And that’s the case year round. When we’ve driven by during the day on our way to Big Sur, more often than not we’ve seen the sign saying “Parking Lots Full” by the entrance booth, and there are long rows of vehicles on either side of Highway 1 north and south of the park entrance.
So arrive as early in the day as you can, for the best experience. If you can be at the entrance by opening time, that’s best. That’s when we arrive when we visit Point Lobos.
You can also plan to arrive later in the day, after 3.00 p.m., if you wish to spend only a few hours.
Use the Cell Phone Tour
Point Lobos State Reserve has a cool cell phone tour to take you through the park and tell you about its many interesting features. It’s very handy if you are visiting for the first time.
Access the app here. You can also download the Discover Point Lobos app from the Google Play store or Apple’s App store.
Dress in layers
Point Lobos has moderate weather year round, but mornings and evenings can get quite cool, especially by the water.
Dressing in layers is a good idea, especially if you plan to be in the park early or late in the day. I find I always need my windcheater at the park in the morning, even in the summer, because that’s the time of year the fog rolls in pretty much every morning.
We wear full-sleeved shirts and long pants, so our skin is protected if we accidentally brush up against poison oak and the like. The trails in the reserve are well-maintained and clear, so you should generally be fine if you stay on the trail.
California experiences rains during the winter, so if you plan to visit then, check the weather forecast and bring rain gear if needed.
Wear Sturdy Walking Shoes
No Point Lobos hike is particularly difficult, but you will walk on uneven ground in places, so shoes with good grip are essential. Trails are rocky in places, packed dirt or dirt in others. Wear comfortable, closed-toed walking shoes or sneakers.
Carry Your Refillable Water Bottle
Water fountains are located at several areas inside Point Lobos State Reserve, so if you bring your refillable water bottle, you can fill up through the day as you go.
Bottled water is not available inside the park.
Bring Snacks and Food
There is no food available for purchase inside Point Lobos State Reserve. So if you plan to be at the park for several hours, bring snacks and/or a picnic meal.
You will find picnic tables in several areas within the park, for example, at Bird Island and Whaler’s Cove. Barbecues, campfires, and camp stoves are not allowed in Point Lobos Reserve.
Don’t Forget Your Camera and Binoculars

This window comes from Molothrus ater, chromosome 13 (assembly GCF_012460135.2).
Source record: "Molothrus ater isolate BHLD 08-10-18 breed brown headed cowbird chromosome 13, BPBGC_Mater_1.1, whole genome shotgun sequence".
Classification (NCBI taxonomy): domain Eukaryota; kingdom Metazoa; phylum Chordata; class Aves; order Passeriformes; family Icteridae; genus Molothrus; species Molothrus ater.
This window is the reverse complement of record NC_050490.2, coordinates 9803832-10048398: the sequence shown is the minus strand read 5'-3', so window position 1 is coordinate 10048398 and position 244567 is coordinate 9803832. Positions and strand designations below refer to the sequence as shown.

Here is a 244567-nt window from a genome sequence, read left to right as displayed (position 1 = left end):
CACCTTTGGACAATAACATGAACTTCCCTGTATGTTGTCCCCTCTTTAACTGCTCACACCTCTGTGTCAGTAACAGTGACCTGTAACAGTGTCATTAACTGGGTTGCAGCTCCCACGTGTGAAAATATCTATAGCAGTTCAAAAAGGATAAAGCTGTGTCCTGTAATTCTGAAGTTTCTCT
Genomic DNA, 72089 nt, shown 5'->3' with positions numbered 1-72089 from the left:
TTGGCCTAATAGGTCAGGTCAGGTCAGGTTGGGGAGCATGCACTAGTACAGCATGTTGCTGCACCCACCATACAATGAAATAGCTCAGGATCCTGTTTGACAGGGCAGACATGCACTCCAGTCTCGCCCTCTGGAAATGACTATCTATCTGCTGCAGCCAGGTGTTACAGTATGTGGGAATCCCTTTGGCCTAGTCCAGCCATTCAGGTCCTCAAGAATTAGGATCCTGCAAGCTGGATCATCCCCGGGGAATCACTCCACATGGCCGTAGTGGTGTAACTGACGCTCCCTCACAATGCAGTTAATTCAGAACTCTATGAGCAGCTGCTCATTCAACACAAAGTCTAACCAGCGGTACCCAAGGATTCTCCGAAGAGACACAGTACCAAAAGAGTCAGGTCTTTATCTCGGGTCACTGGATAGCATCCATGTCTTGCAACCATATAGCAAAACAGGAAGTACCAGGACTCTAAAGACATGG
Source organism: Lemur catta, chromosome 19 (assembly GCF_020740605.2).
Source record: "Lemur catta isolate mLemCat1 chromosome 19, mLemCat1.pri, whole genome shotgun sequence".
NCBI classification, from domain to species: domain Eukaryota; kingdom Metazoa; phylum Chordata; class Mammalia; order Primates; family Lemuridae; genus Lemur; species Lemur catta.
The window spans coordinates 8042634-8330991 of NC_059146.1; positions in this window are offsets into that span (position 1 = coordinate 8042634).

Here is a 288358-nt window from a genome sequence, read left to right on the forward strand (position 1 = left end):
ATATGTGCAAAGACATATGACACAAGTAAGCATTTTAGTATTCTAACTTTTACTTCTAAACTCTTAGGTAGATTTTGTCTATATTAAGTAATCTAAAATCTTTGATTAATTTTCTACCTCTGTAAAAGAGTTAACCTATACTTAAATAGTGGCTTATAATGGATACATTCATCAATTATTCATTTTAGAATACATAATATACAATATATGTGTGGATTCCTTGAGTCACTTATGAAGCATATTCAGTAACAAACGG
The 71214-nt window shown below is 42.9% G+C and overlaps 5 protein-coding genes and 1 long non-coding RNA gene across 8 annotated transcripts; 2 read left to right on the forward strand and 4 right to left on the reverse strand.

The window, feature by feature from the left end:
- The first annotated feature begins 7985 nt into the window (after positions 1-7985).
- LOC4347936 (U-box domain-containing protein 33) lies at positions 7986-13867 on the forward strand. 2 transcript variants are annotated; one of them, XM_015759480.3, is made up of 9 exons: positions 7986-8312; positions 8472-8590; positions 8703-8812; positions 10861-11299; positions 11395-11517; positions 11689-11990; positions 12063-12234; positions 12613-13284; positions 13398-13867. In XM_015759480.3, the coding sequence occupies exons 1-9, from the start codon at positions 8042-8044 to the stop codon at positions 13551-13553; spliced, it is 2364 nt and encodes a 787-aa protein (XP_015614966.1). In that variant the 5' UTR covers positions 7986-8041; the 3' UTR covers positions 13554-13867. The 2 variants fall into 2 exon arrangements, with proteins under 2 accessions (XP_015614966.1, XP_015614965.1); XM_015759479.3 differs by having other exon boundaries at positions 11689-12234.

You’ll want to take lots of photos, so don’t forget your camera!
If you love photographing birds or wildlife but don’t want to carry your heavy gear, look for a pocket digital camera with a good zoom lens. We love our little Panasonic Lumix DC-ZS70: it has a 30X zoom and Leica lens.
We also always bring our compact binoculars if we expect to see birds or wildlife. I love my waterproof Celestron Trailseeker compact binoculars! They function great in the low light of early or late in the day, when birds are more active.
You can ask to borrow binoculars at the Information Station in the park if you didn’t bring yours.
Bring your Sun Hat and Sunscreen
Bring a wide-brimmed sun hat that can be tied under the chin, along with sunscreen and sunglasses.
We wear sun protective clothing when we know we are going to be out in the sun all day.
Wear Bug Spray
Wear bug repellent to help protect against ticks and other insects.
Where to Stay when Visiting Point Lobos State Reserve
You can visit Point Lobos State Reserve on a day trip from the San Francisco Bay Area, or from many places on the Central California Coast.
If you are visiting from further away, or you would like to spend a few days on the Monterey Peninsula, Carmel-by-the-Sea is closest to Point Lobos State Reserve. Monterey, Pacific Grove, and Carmel Valley are short drives away. Each of these towns has lots of dining choices.
In Carmel-by-the-Sea, consider a stay at The Getaway, close to the shops and restaurants in the village. Rooms are furnished in elegant casual style, and every room features a fireplace.
Tradewinds Carmel is another great option in Carmel-by-the-Sea, close to shops and restaurants. Spacious rooms feature Asian fusion decor and fireplaces. Carmel Beach is walking distance.
How Much Time to Spend at Point Lobos State Park
There is enough to see and do at Point Lobos State Reserve that you can spend an entire day in the park. We’ve done just that many times, enjoying the beautiful surroundings at a leisurely pace.
But if you are time-crunched, you can visit for a few hours and walk a few choice trails to make the most of your time. South Shore Trail, Bird Island Trail, and Cypress Grove Trail are all excellent choices.
You can even make a brief stop at Point Lobos State Reserve on a drive along the Big Sur Coast, or on a Pacific Coast Highway road trip. Even a couple of hours in this beautiful park are better than nothing!
Getting to Point Lobos State Reserve
From San Francisco and points north of Carmel, take US Highway 101 South to California State Route 156 West to Highway 1 South. Point Lobos State Reserve comes up on your right, about 3 miles south of Carmel.
From Los Angeles and points south of Carmel, take US Highway 101 North to California State Route 68 West to Highway 1 South. Point Lobos State Reserve comes up on your right, about 3 miles south of Carmel.
The Best Time to Visit Point Lobos State Reserve
With its moderate climate and year-round beauty, Point Lobos State Reserve is a wonderful park to visit any time of year.
In spring, expect cool days, mostly fair but possibly a rainy day here or there. Spring is the best time to visit if you enjoy wildflower blooms.
In summer, the coastal fog may blanket the park in the mornings, but it generally burns off by mid-day, and afternoons are bright and sunny.
Expect clear warm days in the fall. In winter, you may get rain here or there, and it is quite cool in the mornings and evenings. Winter sunsets on the west coast can be spectacular.